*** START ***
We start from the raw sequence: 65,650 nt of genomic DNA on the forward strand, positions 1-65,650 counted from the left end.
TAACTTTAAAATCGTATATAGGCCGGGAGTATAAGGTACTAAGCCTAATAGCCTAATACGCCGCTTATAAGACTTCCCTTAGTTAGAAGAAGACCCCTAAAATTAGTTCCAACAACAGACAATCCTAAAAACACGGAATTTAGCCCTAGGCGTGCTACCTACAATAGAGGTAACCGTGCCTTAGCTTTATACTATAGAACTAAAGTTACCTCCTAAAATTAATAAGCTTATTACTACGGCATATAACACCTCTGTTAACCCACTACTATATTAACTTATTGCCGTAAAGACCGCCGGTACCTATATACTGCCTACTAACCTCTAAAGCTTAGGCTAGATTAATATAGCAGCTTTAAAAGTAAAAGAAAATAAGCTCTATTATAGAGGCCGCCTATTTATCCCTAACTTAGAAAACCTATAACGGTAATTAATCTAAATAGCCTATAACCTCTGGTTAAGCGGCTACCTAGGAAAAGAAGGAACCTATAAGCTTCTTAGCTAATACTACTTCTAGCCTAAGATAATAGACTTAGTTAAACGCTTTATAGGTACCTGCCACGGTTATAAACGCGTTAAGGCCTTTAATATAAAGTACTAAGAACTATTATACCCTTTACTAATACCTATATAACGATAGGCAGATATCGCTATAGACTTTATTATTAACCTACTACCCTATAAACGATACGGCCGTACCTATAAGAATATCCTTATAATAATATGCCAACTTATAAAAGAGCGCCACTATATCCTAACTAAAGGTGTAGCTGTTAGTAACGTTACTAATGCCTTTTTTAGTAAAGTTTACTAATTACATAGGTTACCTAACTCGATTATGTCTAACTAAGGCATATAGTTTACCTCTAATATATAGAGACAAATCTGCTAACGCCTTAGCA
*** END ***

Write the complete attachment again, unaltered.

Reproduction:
We start from the raw sequence: 65,650 nt of genomic DNA on the forward strand, positions 1-65,650 counted from the left end.
TAACTTTAAAATCGTATATAGGCCGGGAGTATAAGGTACTAAGCCTAATAGCCTAATACGCCGCTTATAAGACTTCCCTTAGTTAGAAGAAGACCCCTAAAATTAGTTCCAACAACAGACAATCCTAAAAACACGGAATTTAGCCCTAGGCGTGCTACCTACAATAGAGGTAACCGTGCCTTAGCTTTATACTATAGAACTAAAGTTACCTCCTAAAATTAATAAGCTTATTACTACGGCATATAACACCTCTGTTAACCCACTACTATATTAACTTATTGCCGTAAAGACCGCCGGTACCTATATACTGCCTACTAACCTCTAAAGCTTAGGCTAGATTAATATAGCAGCTTTAAAAGTAAAAGAAAATAAGCTCTATTATAGAGGCCGCCTATTTATCCCTAACTTAGAAAACCTATAACGGTAATTAATCTAAATAGCCTATAACCTCTGGTTAAGCGGCTACCTAGGAAAAGAAGGAACCTATAAGCTTCTTAGCTAATACTACTTCTAGCCTAAGATAATAGACTTAGTTAAACGCTTTATAGGTACCTGCCACGGTTATAAACGCGTTAAGGCCTTTAATATAAAGTACTAAGAACTATTATACCCTTTACTAATACCTATATAACGATAGGCAGATATCGCTATAGACTTTATTATTAACCTACTACCCTATAAACGATACGGCCGTACCTATAAGAATATCCTTATAATAATATGCCAACTTATAAAAGAGCGCCACTATATCCTAACTAAAGGTGTAGCTGTTAGTAACGTTACTAATGCCTTTTTTAGTAAAGTTTACTAATTACATAGGTTACCTAACTCGATTATGTCTAACTAAGGCATATAGTTTACCTCTAATATATAGAGACAAATCTGCTAACGCCTTAGCA